By Charlie Charalambous
I don’t understand hunting at all. What is the point in going around killing animals that can’t fight back.
Why would you want to kill a lion, a tiger or an elephant? Unless it’s hand-to-paw combat, it’s not really a fair fight.
This is not a Planet of the Apes type scenario where human existence is threatened.
We are not hunter-gatherers who need to slay animals for our food and clothing.
A trip to the supermarket usually sorts out the basic essentials.
I don’t see how hunting is considered a sport, unless you also arm the animal kingdom with rifles and traps.
True hunters are those who want to wrestle bears to the ground in a show of strength – not kill beasts for the sake of it so they can stick a moose’s head on their wall.
Then there is the illegal trade in exotic animals – for those who want to keep a crocodile in the bath – and the trafficking of ivory.
Hunting is popular with Cypriots who like to trudge the fields and shoot at little birds that are bred for the killing season. Fair enough.
But Sunday hunters are a far cry from nasty poachers spreading their mist nets and limesticks to catch song birds.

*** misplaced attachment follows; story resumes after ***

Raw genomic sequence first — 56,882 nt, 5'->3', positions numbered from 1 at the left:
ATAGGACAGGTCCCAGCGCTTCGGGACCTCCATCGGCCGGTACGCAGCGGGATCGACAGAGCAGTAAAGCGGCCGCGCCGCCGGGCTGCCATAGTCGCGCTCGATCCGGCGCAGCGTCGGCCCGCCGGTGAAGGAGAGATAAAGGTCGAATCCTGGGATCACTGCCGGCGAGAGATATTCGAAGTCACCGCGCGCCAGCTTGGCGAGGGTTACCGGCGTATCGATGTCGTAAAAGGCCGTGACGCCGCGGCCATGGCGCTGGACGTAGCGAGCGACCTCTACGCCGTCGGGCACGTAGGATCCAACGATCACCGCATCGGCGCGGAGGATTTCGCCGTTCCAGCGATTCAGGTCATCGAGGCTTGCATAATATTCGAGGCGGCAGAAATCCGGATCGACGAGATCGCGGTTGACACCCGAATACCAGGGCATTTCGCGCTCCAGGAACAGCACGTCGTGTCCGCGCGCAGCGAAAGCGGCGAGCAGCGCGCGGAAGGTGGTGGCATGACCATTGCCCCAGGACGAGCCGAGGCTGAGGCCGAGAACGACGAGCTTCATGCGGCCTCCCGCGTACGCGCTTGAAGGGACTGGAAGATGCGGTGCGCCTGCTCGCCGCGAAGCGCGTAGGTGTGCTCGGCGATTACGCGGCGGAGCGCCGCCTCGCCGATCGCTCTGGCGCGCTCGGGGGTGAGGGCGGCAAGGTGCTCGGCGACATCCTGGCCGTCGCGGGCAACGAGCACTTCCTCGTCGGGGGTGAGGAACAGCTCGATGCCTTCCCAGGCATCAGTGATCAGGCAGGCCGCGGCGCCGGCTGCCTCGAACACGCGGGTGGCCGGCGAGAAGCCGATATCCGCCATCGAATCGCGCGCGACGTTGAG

Using these methods of destruction ensure that millions of migratory birds are indiscriminately killed each year so a minority can enjoy pickled beak.
Such barbarity is done in the name of tradition and there are politicians who seek to uphold this culture of destroying a protected species.
This is not about elderly village types going out with a sling-shot to bring home supper – but a sophisticated industry that doesn’t care how many birds it kills to pluck out a few prized delicacies.
Activists fear that a vote in parliament on hunting will allow poachers a free rein in this lucrative but illicit trade in bird carnage.
Aren’t we supposed to be more sensitive to the environment and keeping our ecosystem in tact? Mass murder of migratory birds isn’t doing the planet any good.
Never mind- as long as a few Cypriots get to swallow Tweety whole, then Mother Nature can go screw itself.